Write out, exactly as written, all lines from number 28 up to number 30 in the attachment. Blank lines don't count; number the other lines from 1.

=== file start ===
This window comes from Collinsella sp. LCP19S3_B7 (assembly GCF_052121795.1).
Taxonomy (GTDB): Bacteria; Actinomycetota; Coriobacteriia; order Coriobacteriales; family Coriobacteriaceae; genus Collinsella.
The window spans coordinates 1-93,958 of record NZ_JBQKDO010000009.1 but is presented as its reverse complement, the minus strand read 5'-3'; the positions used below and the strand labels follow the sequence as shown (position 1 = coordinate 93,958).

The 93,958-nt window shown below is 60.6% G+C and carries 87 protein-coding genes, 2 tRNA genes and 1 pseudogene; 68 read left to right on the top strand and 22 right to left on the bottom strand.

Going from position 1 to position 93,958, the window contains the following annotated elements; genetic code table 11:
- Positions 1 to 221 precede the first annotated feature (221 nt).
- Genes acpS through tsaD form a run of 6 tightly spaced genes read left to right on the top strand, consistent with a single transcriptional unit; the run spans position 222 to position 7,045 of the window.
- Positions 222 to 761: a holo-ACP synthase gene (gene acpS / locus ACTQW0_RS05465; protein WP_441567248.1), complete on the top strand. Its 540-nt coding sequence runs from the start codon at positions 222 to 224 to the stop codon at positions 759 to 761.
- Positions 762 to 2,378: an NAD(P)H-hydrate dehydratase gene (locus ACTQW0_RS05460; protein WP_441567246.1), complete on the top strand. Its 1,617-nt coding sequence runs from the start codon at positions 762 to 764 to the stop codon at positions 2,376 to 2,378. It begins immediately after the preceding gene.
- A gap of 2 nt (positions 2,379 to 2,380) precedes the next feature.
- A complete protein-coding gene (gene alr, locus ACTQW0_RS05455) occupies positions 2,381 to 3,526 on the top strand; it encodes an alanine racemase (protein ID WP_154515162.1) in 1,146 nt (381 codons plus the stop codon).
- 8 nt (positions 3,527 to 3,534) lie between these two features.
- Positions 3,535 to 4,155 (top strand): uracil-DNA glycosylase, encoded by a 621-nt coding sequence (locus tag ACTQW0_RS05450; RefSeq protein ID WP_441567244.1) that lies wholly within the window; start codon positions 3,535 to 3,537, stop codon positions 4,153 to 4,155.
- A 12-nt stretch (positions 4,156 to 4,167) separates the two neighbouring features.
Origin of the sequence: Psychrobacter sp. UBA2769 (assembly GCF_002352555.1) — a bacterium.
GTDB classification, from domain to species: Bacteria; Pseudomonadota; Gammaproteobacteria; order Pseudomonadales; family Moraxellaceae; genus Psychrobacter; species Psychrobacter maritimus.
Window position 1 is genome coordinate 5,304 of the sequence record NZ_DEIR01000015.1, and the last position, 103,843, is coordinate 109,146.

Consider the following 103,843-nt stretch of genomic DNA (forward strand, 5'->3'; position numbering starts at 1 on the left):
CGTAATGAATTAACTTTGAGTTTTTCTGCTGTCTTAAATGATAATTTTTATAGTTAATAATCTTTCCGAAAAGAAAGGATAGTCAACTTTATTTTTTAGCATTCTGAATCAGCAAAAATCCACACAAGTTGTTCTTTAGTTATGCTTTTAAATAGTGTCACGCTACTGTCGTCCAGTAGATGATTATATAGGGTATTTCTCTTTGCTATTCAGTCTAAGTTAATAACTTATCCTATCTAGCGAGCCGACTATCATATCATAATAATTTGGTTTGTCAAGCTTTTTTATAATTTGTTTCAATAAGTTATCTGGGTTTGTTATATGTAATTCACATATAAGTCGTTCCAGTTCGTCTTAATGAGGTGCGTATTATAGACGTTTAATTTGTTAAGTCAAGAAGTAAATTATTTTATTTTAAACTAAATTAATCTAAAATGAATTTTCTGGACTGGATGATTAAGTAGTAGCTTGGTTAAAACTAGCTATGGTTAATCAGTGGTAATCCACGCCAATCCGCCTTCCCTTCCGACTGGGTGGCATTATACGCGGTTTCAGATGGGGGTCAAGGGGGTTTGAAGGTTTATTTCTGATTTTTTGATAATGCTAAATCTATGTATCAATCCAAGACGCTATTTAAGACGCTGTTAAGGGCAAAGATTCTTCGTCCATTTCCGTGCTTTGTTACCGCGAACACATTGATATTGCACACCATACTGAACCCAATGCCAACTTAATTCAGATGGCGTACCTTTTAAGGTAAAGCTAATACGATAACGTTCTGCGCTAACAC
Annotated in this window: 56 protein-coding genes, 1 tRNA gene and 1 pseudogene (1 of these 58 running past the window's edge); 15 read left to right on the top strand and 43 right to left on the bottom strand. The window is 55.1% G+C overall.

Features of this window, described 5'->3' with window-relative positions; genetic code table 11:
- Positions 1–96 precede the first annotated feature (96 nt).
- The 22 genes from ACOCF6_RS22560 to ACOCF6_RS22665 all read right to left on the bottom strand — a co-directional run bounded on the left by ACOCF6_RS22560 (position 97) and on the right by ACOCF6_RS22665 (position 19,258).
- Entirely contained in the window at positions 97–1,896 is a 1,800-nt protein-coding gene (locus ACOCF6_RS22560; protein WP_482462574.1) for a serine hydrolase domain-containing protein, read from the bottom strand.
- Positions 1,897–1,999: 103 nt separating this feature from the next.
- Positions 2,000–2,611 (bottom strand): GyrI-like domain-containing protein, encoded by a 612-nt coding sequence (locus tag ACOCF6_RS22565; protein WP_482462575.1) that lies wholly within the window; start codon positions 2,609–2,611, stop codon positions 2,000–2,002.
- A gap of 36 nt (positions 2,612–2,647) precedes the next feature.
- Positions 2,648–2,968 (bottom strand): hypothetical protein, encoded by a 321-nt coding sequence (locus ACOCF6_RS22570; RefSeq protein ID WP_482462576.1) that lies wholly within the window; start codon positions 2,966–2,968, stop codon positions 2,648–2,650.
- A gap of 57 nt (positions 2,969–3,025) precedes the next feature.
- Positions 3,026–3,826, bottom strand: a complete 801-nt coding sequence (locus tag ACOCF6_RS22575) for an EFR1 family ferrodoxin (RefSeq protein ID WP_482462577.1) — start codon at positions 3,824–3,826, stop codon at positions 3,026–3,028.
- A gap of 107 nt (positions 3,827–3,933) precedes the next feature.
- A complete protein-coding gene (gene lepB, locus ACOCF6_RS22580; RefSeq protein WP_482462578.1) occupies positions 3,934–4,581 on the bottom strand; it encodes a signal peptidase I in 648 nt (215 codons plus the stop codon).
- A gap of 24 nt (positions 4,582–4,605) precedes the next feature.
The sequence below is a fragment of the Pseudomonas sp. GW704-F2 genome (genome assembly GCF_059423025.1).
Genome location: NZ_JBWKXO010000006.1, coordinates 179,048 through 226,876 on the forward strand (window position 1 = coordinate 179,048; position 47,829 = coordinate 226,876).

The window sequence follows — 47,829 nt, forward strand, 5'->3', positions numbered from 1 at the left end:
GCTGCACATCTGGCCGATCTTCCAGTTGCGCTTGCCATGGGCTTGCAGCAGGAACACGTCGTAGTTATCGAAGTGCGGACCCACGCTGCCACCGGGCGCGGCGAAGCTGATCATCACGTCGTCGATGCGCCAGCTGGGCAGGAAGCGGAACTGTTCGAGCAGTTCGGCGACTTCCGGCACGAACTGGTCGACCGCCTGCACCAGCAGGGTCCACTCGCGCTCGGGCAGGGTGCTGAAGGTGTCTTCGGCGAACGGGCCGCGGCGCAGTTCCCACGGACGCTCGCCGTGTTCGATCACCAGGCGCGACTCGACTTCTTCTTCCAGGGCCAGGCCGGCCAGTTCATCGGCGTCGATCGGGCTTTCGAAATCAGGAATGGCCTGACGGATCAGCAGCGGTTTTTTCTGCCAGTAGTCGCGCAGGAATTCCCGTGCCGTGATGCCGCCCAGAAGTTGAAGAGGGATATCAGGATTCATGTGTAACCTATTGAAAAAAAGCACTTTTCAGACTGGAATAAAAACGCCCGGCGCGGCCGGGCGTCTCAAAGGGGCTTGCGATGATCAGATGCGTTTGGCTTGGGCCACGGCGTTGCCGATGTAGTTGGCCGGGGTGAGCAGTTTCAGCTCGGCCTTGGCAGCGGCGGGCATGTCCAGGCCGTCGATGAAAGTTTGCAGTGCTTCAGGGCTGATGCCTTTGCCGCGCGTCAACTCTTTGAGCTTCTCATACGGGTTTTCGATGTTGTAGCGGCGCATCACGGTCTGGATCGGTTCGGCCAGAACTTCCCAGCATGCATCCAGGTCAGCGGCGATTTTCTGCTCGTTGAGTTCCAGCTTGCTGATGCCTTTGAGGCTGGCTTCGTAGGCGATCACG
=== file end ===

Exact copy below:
- Positions 2,648–2,968 (bottom strand): hypothetical protein, encoded by a 321-nt coding sequence (locus ACOCF6_RS22570; RefSeq protein ID WP_482462576.1) that lies wholly within the window; start codon positions 2,966–2,968, stop codon positions 2,648–2,650.
- A gap of 57 nt (positions 2,969–3,025) precedes the next feature.
- Positions 3,026–3,826, bottom strand: a complete 801-nt coding sequence (locus tag ACOCF6_RS22575) for an EFR1 family ferrodoxin (RefSeq protein ID WP_482462577.1) — start codon at positions 3,824–3,826, stop codon at positions 3,026–3,028.